We also examined virologic factors to evaluate the role of HRV in lung disease. Tissue documentation of a pathogen is considered a key factor supporting a pathogenic role of an infectious agent.2524 Although we were limited by the small number of tissue samples from lung biopsies and autopsies in our cohort, we were able to culture HRV from lung biopsies in 6 of 22 patients who had cultures performed. This is a remarkable result because our culture system is not optimized for HRV recovery (which in general is improved by incubation at lower temperatures and other methods, such as roller flasks, as used in previous papers),7 and suggests a high viral load may have been present. Since viral culture positivity from biopsy material is generally considered to indicate invasive viral disease for other respiratory viruses and cytomegalovirus (CMV),272624 we consider this finding to be highly significant. We also detected HRV RNA by PCR in archived frozen tissue from lung biopsies and autopsy samples. The HRV PCR Ct values of the BAL samples, which provide a rough estimate of the HRV viral load, were not associated with mortality in our cohort (Tables 2 and 4). The lack of association does not rule out a pathogenic role of HRV, since studies with other well-established pathogens such as CMV, RSV, and PIV also failed to demonstrate an association of viral load in the BAL with mortality.29281512 Methodologic issues may be responsible for these results, including the inability to account for BAL dilution and the potentially differential amplification efficiency of different HRV serotypes.30 Additional studies are needed to conclusively study the role of the viral load in the BAL for HRV and other viruses.
The study herein has both strengths and limitations. We examined a large number of cases of HRV RNA positive BALs and comparative cases with other viral lower respiratory diseases which allowed us to perform appropriate statistical analyses that carefully accounted for co-pathogens and stages of acute lung injury. Our study was not restricted to specific transplant types or time periods after HCT, however, a subgroup analysis of recent allogeneic transplant recipients showed similar results. Due to a lack of specific information about the severity of GvHD in some cases, the association between mortality after HRV LRI and GvHD remains unclear, although we used steroid dose as a surrogate marker for GvHD severity. Our largely unbiased approach of evaluating patients with pulmonary infiltrates by bronchoscopy and BAL and the availability of lung tissue are additional strengths. According to previous reports, approximately 30% of HRV URI cases were asymptomatic4 and 5% of BAL samples from asymptomatic HCT recipients included HRV LRI;12 we therefore think that asymptomatic lower respiratory tract infection is only a minor factor in the present study. Other limitations include the lack of tissue immunohistochemical studies and the lack of direct viral quantitation, as well as our inability to adequately culture for HRV in autopsy or biopsy specimens. Currently available antibodies for HRV are serotype-specific.31 Because we did not identify the HRV serotypes in our tissue samples, we could not perform immunohistochemistry to confirm tissue detection of HRV. Furthermore, we acknowledge that certain HRV strains (particularly HRV-C viruses) may not have been identified earlier in this study and would be unlikely to be successfully cultivated. Thus, infections with HRV-C might be underrepresented in the patients prior to 2008.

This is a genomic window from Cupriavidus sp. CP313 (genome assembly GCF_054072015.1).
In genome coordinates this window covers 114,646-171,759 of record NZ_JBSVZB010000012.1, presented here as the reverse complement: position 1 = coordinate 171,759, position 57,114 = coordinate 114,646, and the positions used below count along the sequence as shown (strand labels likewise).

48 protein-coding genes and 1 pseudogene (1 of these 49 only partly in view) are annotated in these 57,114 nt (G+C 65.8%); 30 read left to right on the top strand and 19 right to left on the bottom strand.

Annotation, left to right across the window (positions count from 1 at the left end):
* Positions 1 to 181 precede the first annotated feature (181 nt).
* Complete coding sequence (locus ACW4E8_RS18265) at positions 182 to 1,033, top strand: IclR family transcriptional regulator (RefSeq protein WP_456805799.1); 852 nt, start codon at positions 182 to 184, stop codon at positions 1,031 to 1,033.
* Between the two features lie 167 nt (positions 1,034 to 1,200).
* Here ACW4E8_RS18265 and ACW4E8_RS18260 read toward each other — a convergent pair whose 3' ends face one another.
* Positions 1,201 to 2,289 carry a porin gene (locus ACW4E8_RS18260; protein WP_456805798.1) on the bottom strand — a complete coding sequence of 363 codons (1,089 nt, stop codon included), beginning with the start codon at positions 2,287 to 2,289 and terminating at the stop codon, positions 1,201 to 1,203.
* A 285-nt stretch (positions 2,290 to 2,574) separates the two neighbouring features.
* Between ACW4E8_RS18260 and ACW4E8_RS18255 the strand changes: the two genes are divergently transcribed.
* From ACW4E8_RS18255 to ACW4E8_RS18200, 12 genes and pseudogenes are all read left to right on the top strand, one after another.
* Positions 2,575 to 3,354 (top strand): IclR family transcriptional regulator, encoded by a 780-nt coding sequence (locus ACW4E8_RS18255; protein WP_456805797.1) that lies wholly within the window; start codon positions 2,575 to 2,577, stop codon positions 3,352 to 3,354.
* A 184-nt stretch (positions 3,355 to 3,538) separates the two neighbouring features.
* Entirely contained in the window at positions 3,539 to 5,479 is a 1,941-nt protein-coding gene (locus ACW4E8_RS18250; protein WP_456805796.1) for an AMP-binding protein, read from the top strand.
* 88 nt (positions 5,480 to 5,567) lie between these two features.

In conclusion, we provide further evidence that HRV is a serious pathogen in the lower respiratory tract of HCT recipients. This conclusion is supported by similar outcomes of patients with HRV in the BAL compared to those with well-established respiratory pathogens such as RSV and influenza virus and by the presence of HRV in lung tissue. The data are also consistent with the recent literature on HRV in other clinical settings, which supports a potential causal role in serious clinical disease,1 and agree with earlier studies in HCT recipients carried out prior to the use of molecular diagnostic techniques.76 However, while these data are supportive of a pathogenic role of HRV, ultimate proof could best be provided by randomized placebo-controlled trials. These data provide the rationale for the rapid development and clinical evaluation of new therapeutics.
The authors would like to thank Zachary Stednick for database services, Terry Stevens-Ayers for laboratory assistance, and Amanda C Moklebust for preparation of pathology samples.
- ↵* Present affiliation: Centers for Disease Control and Prevention, Atlanta, GA, USA
- Check the online version for the most updated information on this article, online supplements, and information on authorship & disclosures: www.haematologica.org/content/102/6/1120
- FundingThis work was partially supported by grants [K24HL093294, K23AI114844, and CA15704] from the National Institutes of Health. SS is a recipient of a fellowship from the Joel Meyers Endowment Scholarship.
- Received August 1, 2016.
- Accepted January 31, 2017.